A 200-member choir sang "Man in the Mirror" in Culver City. Musicians on the red carpet at the BET Awards in South Los Angeles spoke of their admiration for Michael Jackson.
And dozens of fans continued to brave the heat on Sunday to pay tribute to the music icon at his star on the Hollywood Walk of Fame and outside the Jackson family compound in Encino.
"I grew up with his music," said Nancy Bingham, 25, of Glendale, who was among those at the scene in Encino.
She brought her 9-year-old son, Jonathan, and said that visiting the family home made her feel closer to the fallen pop star, who died on Thursday.
Cars and trucks lined streets near the residence. Journalists set up tents and sat in lawn chairs between interviews.
Donna Green, a longtime fan from Las Vegas, managed to connect briefly with Jackson's mother, Katherine.
As a black van carrying Katherine Jackson and her husband drove out of the family compound, it slowed for Green, who managed a Michael Jackson fan club from 1998 to 2003.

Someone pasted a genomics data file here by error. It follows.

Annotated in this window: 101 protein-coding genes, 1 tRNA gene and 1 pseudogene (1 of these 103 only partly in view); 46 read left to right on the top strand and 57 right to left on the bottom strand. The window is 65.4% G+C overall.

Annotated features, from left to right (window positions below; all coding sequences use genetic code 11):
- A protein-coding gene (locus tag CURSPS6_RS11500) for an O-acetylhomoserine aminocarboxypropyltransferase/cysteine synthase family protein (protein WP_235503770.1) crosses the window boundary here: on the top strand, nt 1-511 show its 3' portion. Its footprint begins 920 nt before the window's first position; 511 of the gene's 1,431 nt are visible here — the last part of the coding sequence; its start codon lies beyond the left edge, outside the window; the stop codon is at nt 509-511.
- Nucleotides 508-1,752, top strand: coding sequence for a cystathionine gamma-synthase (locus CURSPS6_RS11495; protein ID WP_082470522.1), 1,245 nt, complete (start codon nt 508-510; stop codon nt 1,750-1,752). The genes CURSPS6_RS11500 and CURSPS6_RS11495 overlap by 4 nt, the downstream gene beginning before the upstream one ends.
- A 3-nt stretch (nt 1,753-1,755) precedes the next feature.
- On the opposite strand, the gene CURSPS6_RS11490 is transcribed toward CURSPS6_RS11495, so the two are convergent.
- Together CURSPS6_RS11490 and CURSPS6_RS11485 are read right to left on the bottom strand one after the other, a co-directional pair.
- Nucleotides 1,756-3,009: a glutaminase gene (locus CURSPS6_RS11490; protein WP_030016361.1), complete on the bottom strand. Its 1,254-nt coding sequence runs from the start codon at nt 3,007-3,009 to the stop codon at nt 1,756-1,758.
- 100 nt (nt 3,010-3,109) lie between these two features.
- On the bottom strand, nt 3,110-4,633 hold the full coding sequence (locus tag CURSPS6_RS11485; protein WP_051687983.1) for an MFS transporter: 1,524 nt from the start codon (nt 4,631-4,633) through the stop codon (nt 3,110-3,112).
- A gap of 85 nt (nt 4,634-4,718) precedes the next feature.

Katherine Jackson rolled down the window and Green handed her a card.
"If she needs anything, we're there for her, no matter what," Green said she had written.
Green said she had missed three days of work as a hostess at a restaurant in the Mirage Hotel in Las Vegas to spend part of each day paying her respects. She said that in the days since the pop star's death, the crowd had shifted from heartsick fans to those who seemed more curious than sad.
"Why do they wait until he's dead to show their love and respect?" she asked.
Green said that she also plans to attend Jackson's memorial services. "Whatever it takes, I will be here for the funeral," she said.
Melina Dorian, who lives in the Encino neighborhood, stood outside the Jackson home Sunday morning.
She said she has been there every day since the singer's death in order to see what new mementos fans leave at a memorial in his honor.
"It just keeps growing and growing," Dorian said.
She said Jackson was part of the "soundtrack" of her life and that "there's a memory with every song."Copyright © 2014, The Baltimore Sun